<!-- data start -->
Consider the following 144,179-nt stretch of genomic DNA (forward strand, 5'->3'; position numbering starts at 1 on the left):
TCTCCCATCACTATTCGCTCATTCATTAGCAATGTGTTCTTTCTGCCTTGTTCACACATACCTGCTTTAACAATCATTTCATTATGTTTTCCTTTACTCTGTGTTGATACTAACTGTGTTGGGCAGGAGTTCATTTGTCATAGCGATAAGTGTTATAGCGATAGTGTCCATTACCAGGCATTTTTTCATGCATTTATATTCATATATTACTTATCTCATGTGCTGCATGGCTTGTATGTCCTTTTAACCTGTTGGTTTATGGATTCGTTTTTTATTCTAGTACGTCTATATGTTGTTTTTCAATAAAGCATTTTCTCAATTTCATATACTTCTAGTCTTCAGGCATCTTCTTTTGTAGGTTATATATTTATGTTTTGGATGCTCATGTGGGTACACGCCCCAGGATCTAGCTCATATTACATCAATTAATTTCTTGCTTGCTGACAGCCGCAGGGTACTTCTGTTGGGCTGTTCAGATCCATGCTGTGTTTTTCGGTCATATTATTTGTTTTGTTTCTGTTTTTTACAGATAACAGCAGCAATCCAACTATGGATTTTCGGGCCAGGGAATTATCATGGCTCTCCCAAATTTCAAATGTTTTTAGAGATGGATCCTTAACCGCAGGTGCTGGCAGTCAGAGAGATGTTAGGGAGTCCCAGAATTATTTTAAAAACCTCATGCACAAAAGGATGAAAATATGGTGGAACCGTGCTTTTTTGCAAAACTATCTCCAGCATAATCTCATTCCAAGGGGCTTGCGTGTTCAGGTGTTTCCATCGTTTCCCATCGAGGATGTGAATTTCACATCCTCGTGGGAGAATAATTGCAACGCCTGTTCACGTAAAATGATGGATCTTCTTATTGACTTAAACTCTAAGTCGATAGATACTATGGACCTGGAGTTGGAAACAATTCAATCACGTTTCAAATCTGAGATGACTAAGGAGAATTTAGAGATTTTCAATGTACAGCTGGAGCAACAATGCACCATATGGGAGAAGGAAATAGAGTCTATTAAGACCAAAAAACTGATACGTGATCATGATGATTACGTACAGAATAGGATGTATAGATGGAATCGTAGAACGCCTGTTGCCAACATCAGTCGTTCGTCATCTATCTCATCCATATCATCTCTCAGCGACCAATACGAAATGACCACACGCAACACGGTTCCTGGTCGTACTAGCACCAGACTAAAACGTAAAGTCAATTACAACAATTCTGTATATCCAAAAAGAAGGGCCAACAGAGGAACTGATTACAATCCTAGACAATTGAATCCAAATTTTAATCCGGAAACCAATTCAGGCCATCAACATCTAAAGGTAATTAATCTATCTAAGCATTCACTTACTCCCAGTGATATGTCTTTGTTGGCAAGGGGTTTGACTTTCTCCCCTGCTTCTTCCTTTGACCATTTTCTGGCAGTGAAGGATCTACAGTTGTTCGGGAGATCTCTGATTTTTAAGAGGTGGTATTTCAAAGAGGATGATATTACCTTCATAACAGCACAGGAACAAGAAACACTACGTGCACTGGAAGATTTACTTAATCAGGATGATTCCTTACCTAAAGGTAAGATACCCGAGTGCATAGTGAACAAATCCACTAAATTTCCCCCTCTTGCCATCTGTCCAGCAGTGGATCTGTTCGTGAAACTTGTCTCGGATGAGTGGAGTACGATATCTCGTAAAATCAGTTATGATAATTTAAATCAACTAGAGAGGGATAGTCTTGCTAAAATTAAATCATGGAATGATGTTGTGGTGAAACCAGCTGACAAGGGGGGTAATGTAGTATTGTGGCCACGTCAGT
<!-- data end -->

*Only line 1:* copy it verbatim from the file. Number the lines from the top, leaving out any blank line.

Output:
Consider the following 144,179-nt stretch of genomic DNA (forward strand, 5'->3'; position numbering starts at 1 on the left):